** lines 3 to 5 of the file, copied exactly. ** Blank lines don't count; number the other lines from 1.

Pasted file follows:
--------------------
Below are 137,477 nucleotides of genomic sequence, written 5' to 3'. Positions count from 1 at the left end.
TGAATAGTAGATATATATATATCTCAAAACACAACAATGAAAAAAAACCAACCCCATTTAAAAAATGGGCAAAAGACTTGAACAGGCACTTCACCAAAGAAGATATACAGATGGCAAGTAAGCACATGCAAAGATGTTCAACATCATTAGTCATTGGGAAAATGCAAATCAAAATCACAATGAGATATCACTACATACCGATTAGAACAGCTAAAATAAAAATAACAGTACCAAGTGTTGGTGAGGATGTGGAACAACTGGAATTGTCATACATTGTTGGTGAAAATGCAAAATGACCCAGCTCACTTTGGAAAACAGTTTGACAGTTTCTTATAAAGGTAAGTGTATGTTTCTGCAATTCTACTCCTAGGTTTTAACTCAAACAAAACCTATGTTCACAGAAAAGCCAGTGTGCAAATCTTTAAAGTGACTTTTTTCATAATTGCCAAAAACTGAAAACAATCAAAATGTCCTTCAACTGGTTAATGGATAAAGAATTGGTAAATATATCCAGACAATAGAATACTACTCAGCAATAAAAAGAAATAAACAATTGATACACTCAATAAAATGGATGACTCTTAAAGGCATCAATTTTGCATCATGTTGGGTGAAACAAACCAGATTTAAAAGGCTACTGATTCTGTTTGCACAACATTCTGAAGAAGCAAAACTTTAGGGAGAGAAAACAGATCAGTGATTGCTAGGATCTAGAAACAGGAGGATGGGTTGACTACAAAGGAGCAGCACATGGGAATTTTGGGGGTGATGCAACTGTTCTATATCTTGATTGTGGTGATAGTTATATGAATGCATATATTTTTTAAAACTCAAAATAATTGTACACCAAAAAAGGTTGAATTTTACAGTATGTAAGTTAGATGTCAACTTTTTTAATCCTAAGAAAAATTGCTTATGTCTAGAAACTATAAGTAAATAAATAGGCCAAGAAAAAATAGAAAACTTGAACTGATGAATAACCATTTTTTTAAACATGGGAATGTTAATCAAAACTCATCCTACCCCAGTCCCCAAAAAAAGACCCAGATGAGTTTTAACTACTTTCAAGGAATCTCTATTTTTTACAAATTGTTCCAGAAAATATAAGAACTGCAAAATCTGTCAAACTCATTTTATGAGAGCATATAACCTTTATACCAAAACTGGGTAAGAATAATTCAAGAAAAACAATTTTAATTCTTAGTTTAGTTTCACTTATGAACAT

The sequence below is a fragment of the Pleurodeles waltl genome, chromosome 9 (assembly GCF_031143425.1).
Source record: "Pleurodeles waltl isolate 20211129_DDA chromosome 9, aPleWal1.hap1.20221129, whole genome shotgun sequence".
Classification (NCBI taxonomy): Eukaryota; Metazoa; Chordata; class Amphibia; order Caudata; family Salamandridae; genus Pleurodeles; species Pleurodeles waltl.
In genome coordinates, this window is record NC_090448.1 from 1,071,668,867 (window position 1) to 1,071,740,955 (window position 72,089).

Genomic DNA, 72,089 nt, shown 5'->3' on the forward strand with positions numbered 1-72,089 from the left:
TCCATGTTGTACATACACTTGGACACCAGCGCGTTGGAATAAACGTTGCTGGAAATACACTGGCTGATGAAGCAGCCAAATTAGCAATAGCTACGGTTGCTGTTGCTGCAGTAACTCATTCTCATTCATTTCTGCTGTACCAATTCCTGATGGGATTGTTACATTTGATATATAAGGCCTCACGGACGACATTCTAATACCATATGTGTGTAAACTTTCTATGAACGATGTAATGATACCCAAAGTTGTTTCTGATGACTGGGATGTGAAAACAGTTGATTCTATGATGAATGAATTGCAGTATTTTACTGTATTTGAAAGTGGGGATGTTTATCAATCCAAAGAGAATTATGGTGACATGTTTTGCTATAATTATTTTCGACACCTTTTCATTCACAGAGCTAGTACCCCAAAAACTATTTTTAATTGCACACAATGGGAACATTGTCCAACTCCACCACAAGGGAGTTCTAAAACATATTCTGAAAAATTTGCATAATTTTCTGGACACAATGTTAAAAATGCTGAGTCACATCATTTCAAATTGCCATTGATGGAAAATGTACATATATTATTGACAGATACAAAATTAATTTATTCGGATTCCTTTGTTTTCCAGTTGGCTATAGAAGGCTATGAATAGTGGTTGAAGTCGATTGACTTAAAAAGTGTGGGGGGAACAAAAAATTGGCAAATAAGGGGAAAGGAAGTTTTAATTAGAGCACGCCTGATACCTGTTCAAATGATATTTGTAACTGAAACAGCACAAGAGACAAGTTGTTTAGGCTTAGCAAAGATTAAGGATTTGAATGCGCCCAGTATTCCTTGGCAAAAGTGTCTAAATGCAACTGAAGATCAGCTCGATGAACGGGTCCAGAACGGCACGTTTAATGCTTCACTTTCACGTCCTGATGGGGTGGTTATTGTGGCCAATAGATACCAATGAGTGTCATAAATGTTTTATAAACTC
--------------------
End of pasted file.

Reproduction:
The sequence below is a fragment of the Pleurodeles waltl genome, chromosome 9 (assembly GCF_031143425.1).
Source record: "Pleurodeles waltl isolate 20211129_DDA chromosome 9, aPleWal1.hap1.20221129, whole genome shotgun sequence".
Classification (NCBI taxonomy): Eukaryota; Metazoa; Chordata; class Amphibia; order Caudata; family Salamandridae; genus Pleurodeles; species Pleurodeles waltl.